Qatar's Mutaz Essa Barshim, Italy's Gianmarco Tamberi decide to share gold in men's high jump

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Qatar's Mutaz Essa Barshim and Italy's Gianmarco Tamberi shared the gold medal in the men's high jump at the 2020 Tokyo Olympics on Sunday. 

All three medalists cleared the 2.37 meter mark in the final. Maksim Nedasekau of Belarus had more failed attempts and therefore won bronze. He set a national record at that height.  

Neither Barshim nor Tamberi had a failed attempt until 2.39 meters, which is the Olympic record. When they couldn't clear the mark, an official came over to talk about going forward with a jump-off to determine gold. One asked if they had to go to a jump-off and the broadcast showed the celebration with later clarification they would tie. 

Tamberi leaped into the arms of a beaming Barshim, who seemed to make the call first to share the medal. 

Barshim, 30, adds gold to his 2012 bronze, which was won behind gold medalist Russian Ivan Ukhov, who was later banned for doping. He earned silver in 2016 and won world titles in 2017 and '19.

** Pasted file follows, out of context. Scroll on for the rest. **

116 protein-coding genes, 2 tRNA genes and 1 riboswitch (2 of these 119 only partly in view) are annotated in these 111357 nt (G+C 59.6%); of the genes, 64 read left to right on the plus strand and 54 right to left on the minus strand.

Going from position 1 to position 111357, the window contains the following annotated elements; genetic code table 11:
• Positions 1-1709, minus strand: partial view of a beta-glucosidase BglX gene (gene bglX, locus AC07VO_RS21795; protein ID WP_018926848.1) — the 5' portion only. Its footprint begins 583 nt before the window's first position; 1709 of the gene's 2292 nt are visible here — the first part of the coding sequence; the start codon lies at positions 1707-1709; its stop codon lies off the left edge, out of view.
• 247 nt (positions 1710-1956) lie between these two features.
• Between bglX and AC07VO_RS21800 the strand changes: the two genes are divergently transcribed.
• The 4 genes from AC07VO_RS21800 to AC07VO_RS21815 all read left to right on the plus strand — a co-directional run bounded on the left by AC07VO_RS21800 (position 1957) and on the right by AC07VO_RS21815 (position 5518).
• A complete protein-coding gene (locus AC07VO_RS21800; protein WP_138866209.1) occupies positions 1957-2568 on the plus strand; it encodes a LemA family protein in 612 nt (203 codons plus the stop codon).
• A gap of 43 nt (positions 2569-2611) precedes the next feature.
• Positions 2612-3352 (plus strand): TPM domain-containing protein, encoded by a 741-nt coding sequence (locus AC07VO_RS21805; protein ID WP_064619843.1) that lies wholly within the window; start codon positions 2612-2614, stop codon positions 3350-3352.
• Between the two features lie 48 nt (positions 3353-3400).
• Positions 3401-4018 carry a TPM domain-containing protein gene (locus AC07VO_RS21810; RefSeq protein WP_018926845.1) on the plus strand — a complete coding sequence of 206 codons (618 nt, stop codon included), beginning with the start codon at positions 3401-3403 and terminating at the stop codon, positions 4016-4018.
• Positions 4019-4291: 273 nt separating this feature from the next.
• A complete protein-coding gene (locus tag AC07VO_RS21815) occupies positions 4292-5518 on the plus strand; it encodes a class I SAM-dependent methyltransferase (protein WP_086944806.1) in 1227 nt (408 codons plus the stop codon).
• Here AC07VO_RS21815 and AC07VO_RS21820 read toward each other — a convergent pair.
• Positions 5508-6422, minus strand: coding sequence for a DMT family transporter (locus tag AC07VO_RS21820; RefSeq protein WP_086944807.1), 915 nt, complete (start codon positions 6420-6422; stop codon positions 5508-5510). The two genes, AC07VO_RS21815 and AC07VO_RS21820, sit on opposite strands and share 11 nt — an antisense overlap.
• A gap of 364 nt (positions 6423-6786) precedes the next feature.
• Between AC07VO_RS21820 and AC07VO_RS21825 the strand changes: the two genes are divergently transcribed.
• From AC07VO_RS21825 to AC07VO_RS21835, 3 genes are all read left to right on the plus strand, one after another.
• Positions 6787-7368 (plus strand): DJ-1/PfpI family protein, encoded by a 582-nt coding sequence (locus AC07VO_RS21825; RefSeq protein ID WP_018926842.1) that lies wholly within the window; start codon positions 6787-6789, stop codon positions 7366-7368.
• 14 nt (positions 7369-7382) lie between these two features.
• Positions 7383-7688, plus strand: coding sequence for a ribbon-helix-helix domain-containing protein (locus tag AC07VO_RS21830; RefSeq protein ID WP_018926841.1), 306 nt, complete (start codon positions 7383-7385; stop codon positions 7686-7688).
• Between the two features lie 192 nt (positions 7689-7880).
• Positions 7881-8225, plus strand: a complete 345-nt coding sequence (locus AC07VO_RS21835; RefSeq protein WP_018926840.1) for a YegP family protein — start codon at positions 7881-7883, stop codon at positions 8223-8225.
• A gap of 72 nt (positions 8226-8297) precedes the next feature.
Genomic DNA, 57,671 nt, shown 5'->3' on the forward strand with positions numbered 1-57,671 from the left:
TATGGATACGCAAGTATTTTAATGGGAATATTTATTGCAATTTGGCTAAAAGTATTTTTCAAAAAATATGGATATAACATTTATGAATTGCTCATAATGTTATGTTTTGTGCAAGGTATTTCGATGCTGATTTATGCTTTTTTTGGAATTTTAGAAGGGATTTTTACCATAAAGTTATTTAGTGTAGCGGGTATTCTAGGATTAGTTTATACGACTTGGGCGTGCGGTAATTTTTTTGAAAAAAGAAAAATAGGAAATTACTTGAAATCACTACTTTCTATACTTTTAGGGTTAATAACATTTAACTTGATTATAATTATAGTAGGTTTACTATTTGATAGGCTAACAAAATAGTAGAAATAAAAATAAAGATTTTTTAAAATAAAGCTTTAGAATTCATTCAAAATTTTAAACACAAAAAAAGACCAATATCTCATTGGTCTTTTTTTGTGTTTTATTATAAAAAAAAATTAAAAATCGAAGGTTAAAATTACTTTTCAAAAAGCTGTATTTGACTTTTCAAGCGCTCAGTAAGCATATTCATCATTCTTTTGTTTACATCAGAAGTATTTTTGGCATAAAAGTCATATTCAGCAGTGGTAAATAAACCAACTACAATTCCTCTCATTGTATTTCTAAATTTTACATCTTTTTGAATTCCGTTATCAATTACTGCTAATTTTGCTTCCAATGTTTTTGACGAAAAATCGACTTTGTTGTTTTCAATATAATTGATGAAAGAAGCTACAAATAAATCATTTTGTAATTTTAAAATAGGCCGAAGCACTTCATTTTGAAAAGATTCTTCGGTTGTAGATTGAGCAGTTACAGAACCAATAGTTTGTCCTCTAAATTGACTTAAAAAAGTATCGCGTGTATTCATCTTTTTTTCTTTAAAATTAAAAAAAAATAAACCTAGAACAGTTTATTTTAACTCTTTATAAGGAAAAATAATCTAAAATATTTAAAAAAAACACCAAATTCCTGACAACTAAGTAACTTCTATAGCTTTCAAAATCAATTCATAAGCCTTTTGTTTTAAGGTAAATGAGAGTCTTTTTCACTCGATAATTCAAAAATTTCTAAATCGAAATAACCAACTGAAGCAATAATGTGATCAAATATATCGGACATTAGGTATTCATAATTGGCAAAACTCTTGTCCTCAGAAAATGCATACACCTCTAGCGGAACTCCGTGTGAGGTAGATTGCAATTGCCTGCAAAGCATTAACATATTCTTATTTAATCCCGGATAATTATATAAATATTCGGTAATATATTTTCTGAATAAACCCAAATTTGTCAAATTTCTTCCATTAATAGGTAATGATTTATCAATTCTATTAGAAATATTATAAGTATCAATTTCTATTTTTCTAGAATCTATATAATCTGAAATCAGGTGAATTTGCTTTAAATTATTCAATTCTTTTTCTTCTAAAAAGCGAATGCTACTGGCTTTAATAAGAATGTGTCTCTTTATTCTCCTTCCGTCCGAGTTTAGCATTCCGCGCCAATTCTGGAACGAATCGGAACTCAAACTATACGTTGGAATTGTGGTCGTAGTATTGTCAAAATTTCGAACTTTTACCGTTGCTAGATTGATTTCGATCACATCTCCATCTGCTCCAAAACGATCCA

Tamberi was a favorite alongside Barshim heading into the 2016 Rio Games. He set the Italian record at 2.39 meters and trailed only Barshim (2.40m) for the best mark for the year. But he was unable to compete after suffering a serious left ankle injury that required surgery at the 2016 Diamond League in Monaco. 

Gianmarco Tamberi
Italy's Gianmarco Tamberi celebrates the gold medal with teammates and the cast he wore for an ankle injury ahead of the Rio Games. (Valery Sharifulin\TASS via Getty Images)

When the two decided to share the gold medal in Tokyo, the 29-year-old Tamberi grabbed the plastic cast from his ankle injury and ran around the stadium in celebration. It said "Road to Tokyo" with 2020 crossed out in place of "2021." 

Italian teammate Marcell Jacobs won gold in the 100-meter sprint about 10 minutes after Tamberi celebrated in earnest around the track. 

Ties are uncommon given the number of events contested at each Olympics, but happen about every summer cycle on at least one medal stand — yet only rarely in track and field. It's the first co-champions in an athletics competition since American Jim Thorpe and Norway's Ferdinand Bie won in men's pentathlon in 1912. Thorpe won the competition, but was later stripped of it for having played minor league baseball. The IOC later declared him a co-champion in 1982. 

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